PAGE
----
Football: Advocaat's Ibrox role confirmed

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AFTER WEEKS of speculation, David Murray, Rangers' chairman, yesterday revealed the news that most had been expecting - that Dick Advocaat, the former Dutch national manager, will take over team affairs when Walter Smith retires at the end of the season.

Advocaat, who will become the Rangers' first foreign coach, forced the issue by signalling his intention to announce his future plans after guiding his present club, PSV Eindhoven, through a league game with Ajax on Sunday.

In a short statement, Murray confirmed that the 50-year-old Dutchman was always his first choice to succeed Smith, who is stepping down after leading Rangers to six of their nine successive Scottish titles.

"I am delighted that Dick Advocaat, one of the game's most respected coaches, has accepted the position of manager of Rangers," Murray said. "Over the past few weeks we interviewed a number of possible candidates for this position and from this it became quite clear that Dick was our first choice.

"As already stated, Walter Smith will continue to manage the club until the arrival of Dick from PSV on 1 July."

Murray, who was not prepared to reveal details of the length or value of the contract, said he felt obliged to make a statement to end speculation.

"I felt some pressure to make the announcement as I said I would reveal our choice near the start of the year and I feel this is the right time," he said.

Advocaat, who led the Dutch to the quarter-finals of the World Cup in 1994, has since won the Dutch championship and cup with PSV, but was faced with the prospect of several key players leaving the club at the end of the season.

Although his deal in Eindhoven ran until the middle of 1999, Advocaat exercised a clause in his contract that allowed him to annul the agreement should he receive a better offer elsewhere.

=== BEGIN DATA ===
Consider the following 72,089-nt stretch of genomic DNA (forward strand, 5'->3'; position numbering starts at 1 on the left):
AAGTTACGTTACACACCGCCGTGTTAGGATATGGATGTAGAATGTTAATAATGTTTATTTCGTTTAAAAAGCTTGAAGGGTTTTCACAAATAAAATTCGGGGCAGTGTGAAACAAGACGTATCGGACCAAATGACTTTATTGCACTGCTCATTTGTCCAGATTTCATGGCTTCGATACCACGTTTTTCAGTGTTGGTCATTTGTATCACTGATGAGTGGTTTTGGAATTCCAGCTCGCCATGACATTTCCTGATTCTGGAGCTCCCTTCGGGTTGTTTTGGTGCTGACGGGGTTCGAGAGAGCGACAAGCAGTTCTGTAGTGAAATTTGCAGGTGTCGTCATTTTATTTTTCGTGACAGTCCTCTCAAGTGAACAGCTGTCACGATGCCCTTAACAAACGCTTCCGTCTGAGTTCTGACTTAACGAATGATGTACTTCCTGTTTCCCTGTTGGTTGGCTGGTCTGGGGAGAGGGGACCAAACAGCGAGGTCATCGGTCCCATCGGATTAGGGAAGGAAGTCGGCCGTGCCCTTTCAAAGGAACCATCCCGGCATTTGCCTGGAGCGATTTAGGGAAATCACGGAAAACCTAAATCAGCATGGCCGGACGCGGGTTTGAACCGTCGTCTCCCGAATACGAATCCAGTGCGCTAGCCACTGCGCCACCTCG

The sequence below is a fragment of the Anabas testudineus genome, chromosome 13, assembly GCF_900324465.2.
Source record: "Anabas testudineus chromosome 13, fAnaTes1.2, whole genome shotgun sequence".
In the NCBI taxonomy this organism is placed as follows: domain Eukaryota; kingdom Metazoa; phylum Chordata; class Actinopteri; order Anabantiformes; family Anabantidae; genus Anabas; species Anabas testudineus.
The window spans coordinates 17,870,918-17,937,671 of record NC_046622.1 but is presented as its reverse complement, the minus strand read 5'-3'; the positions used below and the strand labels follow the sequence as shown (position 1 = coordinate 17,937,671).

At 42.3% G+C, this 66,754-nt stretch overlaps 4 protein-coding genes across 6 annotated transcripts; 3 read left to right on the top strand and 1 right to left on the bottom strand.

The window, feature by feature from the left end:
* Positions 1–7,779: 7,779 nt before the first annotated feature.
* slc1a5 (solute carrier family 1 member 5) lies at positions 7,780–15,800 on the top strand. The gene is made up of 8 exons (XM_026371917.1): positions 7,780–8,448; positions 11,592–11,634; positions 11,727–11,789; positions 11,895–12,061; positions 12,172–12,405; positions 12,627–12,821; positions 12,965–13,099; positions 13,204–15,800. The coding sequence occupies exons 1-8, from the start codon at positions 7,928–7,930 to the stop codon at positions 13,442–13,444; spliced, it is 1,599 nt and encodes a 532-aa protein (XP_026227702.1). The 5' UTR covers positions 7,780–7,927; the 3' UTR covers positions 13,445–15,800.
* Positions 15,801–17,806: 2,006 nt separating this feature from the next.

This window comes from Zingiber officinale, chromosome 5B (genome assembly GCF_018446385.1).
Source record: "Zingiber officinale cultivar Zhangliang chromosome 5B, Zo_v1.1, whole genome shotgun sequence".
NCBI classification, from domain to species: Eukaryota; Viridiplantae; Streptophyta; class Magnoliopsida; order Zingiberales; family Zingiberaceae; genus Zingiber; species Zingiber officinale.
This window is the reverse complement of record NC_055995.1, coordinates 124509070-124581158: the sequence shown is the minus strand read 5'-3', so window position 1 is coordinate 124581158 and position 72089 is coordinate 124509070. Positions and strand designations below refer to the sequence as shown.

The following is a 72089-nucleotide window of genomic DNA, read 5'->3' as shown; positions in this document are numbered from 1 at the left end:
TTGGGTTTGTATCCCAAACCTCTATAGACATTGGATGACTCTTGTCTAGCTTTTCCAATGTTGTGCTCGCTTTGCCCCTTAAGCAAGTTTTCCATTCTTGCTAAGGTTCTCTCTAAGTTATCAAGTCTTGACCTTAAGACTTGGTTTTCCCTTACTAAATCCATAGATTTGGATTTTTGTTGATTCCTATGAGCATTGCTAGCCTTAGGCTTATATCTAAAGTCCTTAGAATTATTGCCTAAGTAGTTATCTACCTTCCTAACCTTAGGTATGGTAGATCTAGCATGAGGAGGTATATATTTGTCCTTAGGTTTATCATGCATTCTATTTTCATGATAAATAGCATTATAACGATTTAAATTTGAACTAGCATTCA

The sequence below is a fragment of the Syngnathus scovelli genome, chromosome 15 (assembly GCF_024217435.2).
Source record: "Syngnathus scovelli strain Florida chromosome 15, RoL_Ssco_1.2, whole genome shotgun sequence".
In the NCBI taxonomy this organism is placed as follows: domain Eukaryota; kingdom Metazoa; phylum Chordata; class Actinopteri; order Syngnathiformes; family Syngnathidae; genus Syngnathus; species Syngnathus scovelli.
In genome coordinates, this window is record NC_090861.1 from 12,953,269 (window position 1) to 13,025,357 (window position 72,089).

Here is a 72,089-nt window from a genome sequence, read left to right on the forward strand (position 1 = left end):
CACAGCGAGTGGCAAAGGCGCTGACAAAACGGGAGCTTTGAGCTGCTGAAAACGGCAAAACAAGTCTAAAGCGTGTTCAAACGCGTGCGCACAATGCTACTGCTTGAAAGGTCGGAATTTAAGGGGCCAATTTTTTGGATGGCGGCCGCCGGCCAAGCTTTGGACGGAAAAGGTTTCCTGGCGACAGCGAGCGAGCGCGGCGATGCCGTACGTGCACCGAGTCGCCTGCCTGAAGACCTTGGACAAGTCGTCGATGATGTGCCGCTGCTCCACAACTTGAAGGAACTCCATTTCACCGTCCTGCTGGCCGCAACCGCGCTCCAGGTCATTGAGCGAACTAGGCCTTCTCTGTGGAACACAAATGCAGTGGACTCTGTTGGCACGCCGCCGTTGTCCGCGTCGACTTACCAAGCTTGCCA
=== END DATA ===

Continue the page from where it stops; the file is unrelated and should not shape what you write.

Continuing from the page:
He said: "I have a very clear vision of the direction I wish to take the club and I look forward to working with everyone at Rangers to ensure that direction brings even more success to this great club."

Advocaat's arrival at Ibrox means Dutchmen will be guiding the attempts of both the main Glasgow clubs in their search for continental success. Advocaat's friend and former colleague, Wim Jansen, is head coach at Celtic.

While Rangers are chasing a record 10th successive title, their performances in Europe - with a couple of notable exceptions - have been disappointing. Earlier this season they suffered the indignity of being knocked out of both the Champions' Cup and the Uefa Cup early on, and the vice-chairman, Donald Findlay, was quick to point out this was another factor in the choice of Advocaat.

"He is a man with enormous experience in Europe and I think the Rangers supporters should be very excited about him bringing that experience to bear on our game from a European standpoint," Findlay said.

"He regards Rangers as a great club and a great challenge, and I think he appreciates that for a club of our size, our success rate in Europe in recent years has not been acceptable. He is looking forward to trying to improve that as well as maintaining domestic success."